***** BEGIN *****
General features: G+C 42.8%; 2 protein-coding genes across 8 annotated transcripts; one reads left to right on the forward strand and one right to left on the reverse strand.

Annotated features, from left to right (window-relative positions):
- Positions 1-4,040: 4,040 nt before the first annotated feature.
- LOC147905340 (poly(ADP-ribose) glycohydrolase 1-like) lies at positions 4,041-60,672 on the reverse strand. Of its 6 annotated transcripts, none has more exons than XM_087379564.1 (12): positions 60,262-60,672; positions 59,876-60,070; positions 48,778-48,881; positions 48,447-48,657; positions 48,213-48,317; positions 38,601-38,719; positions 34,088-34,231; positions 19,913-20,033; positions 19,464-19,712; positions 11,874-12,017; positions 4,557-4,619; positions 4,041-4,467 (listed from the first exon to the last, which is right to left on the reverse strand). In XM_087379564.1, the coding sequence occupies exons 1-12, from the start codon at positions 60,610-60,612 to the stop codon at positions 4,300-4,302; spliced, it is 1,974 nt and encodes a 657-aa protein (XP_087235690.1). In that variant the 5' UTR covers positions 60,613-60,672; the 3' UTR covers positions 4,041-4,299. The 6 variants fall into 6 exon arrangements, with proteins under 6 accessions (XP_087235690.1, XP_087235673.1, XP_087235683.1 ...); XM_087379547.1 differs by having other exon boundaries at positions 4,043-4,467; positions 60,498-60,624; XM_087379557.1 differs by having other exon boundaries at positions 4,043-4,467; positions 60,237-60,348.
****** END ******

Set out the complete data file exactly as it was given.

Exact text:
General features: G+C 42.8%; 2 protein-coding genes across 8 annotated transcripts; one reads left to right on the forward strand and one right to left on the reverse strand.

Annotated features, from left to right (window-relative positions):
- Positions 1-4,040: 4,040 nt before the first annotated feature.
- LOC147905340 (poly(ADP-ribose) glycohydrolase 1-like) lies at positions 4,041-60,672 on the reverse strand. Of its 6 annotated transcripts, none has more exons than XM_087379564.1 (12): positions 60,262-60,672; positions 59,876-60,070; positions 48,778-48,881; positions 48,447-48,657; positions 48,213-48,317; positions 38,601-38,719; positions 34,088-34,231; positions 19,913-20,033; positions 19,464-19,712; positions 11,874-12,017; positions 4,557-4,619; positions 4,041-4,467 (listed from the first exon to the last, which is right to left on the reverse strand). In XM_087379564.1, the coding sequence occupies exons 1-12, from the start codon at positions 60,610-60,612 to the stop codon at positions 4,300-4,302; spliced, it is 1,974 nt and encodes a 657-aa protein (XP_087235690.1). In that variant the 5' UTR covers positions 60,613-60,672; the 3' UTR covers positions 4,041-4,299. The 6 variants fall into 6 exon arrangements, with proteins under 6 accessions (XP_087235690.1, XP_087235673.1, XP_087235683.1 ...); XM_087379547.1 differs by having other exon boundaries at positions 4,043-4,467; positions 60,498-60,624; XM_087379557.1 differs by having other exon boundaries at positions 4,043-4,467; positions 60,237-60,348.